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Publisher's Summary

The best-selling author of Hitler: Ascent and Hitler: Downfall reconstructs the chaotic, otherworldly last days of Nazi Germany.

On April 30, 1945, in a bunker deep beneath the Old Reich Chancellery, Adolf Hitler and his newly wedded wife, Eva Braun, killed themselves. But Nazi Germany lived on, however briefly. The subsequent eight days were among the most turbulent in history, witnessing not only the final battles of World War II and the collapse of the Wehrmacht, but the near-total disintegration of the once-mighty Third Reich.

In a taut, propulsive narrative, eminent historian Volker Ullrich depicts the final days of the Nazi empire through the eyes of Germans, both famous and ordinary, who experienced them. He takes us inside the phantomlike regime of Hitler's chosen successor, Admiral Karl Dönitz, while capturing the drama of a society in its death throes - from mass suicides to fanatics calling for one last stand. Integrating an astonishing variety of new primary sources, Ullrich offers an indispensable account of the costs of mass delusion.

©2020 Verlag C. H. Beck oHG, München (P)2021 Tantor
  • Unabridged Audiobook
  • Categories: History

What listeners say about Eight Days in May

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Gripping. Just Don't Listen To It

This is an important and "page-turning" account of these final days of the Reich. The experience, however, of the audiobook, makes it more of a "hurry up and get it over with." The narration misses on many levels. It is almost unlistenable. Buyer beware.

3 people found this helpful

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Worst narrator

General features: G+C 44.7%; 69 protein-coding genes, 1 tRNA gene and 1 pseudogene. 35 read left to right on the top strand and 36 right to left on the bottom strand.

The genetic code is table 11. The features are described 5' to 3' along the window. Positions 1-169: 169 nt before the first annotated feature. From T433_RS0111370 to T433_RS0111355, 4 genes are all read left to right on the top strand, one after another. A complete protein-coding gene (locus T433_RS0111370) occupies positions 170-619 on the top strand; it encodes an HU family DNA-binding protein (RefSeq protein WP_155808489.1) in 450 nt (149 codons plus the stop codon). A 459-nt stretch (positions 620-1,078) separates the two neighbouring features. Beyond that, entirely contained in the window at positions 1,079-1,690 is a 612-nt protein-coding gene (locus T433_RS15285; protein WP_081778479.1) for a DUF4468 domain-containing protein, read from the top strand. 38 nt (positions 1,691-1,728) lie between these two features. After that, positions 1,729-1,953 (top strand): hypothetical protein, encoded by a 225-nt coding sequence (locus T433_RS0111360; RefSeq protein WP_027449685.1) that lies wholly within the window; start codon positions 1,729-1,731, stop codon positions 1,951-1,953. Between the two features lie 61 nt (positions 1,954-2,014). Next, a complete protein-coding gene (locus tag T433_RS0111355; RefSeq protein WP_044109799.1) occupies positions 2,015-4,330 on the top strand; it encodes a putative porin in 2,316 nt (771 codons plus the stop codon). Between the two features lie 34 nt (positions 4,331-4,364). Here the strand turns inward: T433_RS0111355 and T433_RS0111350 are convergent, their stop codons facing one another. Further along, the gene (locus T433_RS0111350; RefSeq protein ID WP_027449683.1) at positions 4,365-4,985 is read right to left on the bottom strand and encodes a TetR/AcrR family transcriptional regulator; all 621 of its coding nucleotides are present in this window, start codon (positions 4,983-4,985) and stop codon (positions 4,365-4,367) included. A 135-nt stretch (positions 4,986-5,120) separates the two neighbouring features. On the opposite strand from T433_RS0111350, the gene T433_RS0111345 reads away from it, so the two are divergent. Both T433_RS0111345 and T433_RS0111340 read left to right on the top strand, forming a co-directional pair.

The narrator pronounces Fuhrer Like foo-er

He does this with so many other words. It’s so bad.

3 people found this helpful

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Not Really Eight Days--And the Narration ...

This book is kind of about the last eight days of the Third Reich. It does cover those days, but also engages in numerous digressions backward and forward in time. Maybe that is unavoidable to some extent, but at times it gets a little irritating. Still, I learned some new things.

Speaking of irritating, there is the narration. The author (or translator) repeatedly uses the word "Führer" to refer to Hitler. Not surprising. But McLain simply cannot pronounce it correctly. He basically says "Foo-rer." As one who has taken German language classes, I understand German pronunciations can be challenging. But to mispronounce a word that appears over and over again almost made be quit the book. He is better with other German words, but mangles a few others.

3 people found this helpful

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Interesting history incompetently read

A well-written account of a fascinating chapter in history. Unfortunately the narrator is utterly unsuited to the material. Why would a man who has absolutely no concept of how to pronounce German words be hired to read a book like this? At the very least, you'd think at some point someone would have taken him aside and explained to him how to say "Führer."

3 people found this helpful

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Terrible audio

The story and contents are very interesting, but the audio recording is choppy and skips too often. Additionally it does not seem like the narrator knows how to pronounce German words.

3 people found this helpful

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Masterful Account of the Last Month of Nazi Government

Masterful account of the last month of the war written by a modern German historian who is completely frank about sentiments and atrocities. What I liked about this book compared to most others that focus on the bunker story is that the reader gets a behind-the-scenes view of what the leaders were talking about and what regular Germans were saying and doing.

3 people found this helpful

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narrator’s pronunciation of German words is AWFUL!

How can somebody who is being paid to read a book about WWII history mispronounce Fuehrer (constantly pronouncing it as “fir-er”)? After about the hundredth time I was starting to go crazy The content of the book is very good

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Interesting but superficial

The epilogue is the best part of the book. There are some annoying translation errors.